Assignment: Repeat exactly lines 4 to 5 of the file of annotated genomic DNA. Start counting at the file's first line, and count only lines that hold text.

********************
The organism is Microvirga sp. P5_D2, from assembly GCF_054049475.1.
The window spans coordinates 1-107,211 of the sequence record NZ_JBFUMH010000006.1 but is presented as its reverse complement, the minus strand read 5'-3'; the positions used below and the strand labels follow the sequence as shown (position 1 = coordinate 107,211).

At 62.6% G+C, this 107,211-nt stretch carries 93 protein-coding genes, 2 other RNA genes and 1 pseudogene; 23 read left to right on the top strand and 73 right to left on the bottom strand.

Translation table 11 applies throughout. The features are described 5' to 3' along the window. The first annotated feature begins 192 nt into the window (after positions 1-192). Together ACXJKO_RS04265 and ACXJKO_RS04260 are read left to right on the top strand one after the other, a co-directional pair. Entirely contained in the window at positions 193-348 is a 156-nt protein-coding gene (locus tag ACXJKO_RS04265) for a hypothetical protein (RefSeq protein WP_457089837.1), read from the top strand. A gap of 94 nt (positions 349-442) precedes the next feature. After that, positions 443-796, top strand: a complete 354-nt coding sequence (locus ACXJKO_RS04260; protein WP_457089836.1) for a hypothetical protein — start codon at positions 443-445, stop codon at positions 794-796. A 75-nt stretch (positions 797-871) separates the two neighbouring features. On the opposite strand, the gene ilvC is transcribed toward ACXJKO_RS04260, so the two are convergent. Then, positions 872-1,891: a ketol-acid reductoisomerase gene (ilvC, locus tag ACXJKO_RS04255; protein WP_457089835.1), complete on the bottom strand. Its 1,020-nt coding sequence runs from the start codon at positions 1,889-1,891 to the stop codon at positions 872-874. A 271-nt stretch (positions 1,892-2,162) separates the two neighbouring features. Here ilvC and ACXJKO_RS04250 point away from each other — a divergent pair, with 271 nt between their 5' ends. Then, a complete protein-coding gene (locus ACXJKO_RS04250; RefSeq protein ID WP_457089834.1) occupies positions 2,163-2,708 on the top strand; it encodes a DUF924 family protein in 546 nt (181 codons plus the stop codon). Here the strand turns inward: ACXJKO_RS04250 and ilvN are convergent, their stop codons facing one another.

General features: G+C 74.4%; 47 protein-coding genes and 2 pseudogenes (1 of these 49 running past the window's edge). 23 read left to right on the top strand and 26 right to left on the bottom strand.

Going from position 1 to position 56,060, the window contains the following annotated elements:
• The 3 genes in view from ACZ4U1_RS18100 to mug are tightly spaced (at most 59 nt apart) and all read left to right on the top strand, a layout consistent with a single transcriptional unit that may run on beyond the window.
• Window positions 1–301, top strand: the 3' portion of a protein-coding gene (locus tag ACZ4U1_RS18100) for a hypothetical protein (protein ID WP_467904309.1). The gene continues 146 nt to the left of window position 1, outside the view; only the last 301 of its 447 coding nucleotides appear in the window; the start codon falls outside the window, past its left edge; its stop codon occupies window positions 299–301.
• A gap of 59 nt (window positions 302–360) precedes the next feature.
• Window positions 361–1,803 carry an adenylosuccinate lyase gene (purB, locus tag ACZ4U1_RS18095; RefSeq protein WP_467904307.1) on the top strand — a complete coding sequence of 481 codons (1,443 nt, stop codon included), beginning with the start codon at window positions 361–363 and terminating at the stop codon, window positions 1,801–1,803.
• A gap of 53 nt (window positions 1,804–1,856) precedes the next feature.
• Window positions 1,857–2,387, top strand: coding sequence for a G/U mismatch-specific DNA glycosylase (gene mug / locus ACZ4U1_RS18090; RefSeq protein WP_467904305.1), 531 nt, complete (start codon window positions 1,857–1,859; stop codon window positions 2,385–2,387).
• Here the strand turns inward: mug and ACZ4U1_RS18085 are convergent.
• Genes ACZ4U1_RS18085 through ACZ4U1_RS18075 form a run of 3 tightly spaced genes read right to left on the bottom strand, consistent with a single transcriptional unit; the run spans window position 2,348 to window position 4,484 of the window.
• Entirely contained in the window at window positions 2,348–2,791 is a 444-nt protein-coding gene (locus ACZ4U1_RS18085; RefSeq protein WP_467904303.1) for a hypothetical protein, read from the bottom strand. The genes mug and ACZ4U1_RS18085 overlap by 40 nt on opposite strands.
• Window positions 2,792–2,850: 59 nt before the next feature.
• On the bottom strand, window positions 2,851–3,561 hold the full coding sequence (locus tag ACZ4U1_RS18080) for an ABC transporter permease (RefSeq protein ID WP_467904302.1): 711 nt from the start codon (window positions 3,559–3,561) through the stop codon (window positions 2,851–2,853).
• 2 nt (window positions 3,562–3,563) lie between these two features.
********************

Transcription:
Translation table 11 applies throughout. The features are described 5' to 3' along the window. The first annotated feature begins 192 nt into the window (after positions 1-192). Together ACXJKO_RS04265 and ACXJKO_RS04260 are read left to right on the top strand one after the other, a co-directional pair. Entirely contained in the window at positions 193-348 is a 156-nt protein-coding gene (locus tag ACXJKO_RS04265) for a hypothetical protein (RefSeq protein WP_457089837.1), read from the top strand. A gap of 94 nt (positions 349-442) precedes the next feature. After that, positions 443-796, top strand: a complete 354-nt coding sequence (locus ACXJKO_RS04260; protein WP_457089836.1) for a hypothetical protein — start codon at positions 443-445, stop codon at positions 794-796. A 75-nt stretch (positions 797-871) separates the two neighbouring features. On the opposite strand, the gene ilvC is transcribed toward ACXJKO_RS04260, so the two are convergent. Then, positions 872-1,891: a ketol-acid reductoisomerase gene (ilvC, locus tag ACXJKO_RS04255; protein WP_457089835.1), complete on the bottom strand. Its 1,020-nt coding sequence runs from the start codon at positions 1,889-1,891 to the stop codon at positions 872-874. A 271-nt stretch (positions 1,892-2,162) separates the two neighbouring features. Here ilvC and ACXJKO_RS04250 point away from each other — a divergent pair, with 271 nt between their 5' ends. Then, a complete protein-coding gene (locus ACXJKO_RS04250; RefSeq protein ID WP_457089834.1) occupies positions 2,163-2,708 on the top strand; it encodes a DUF924 family protein in 546 nt (181 codons plus the stop codon). Here the strand turns inward: ACXJKO_RS04250 and ilvN are convergent, their stop codons facing one another.

General features: G+C 74.4%; 47 protein-coding genes and 2 pseudogenes (1 of these 49 running past the window's edge). 23 read left to right on the top strand and 26 right to left on the bottom strand.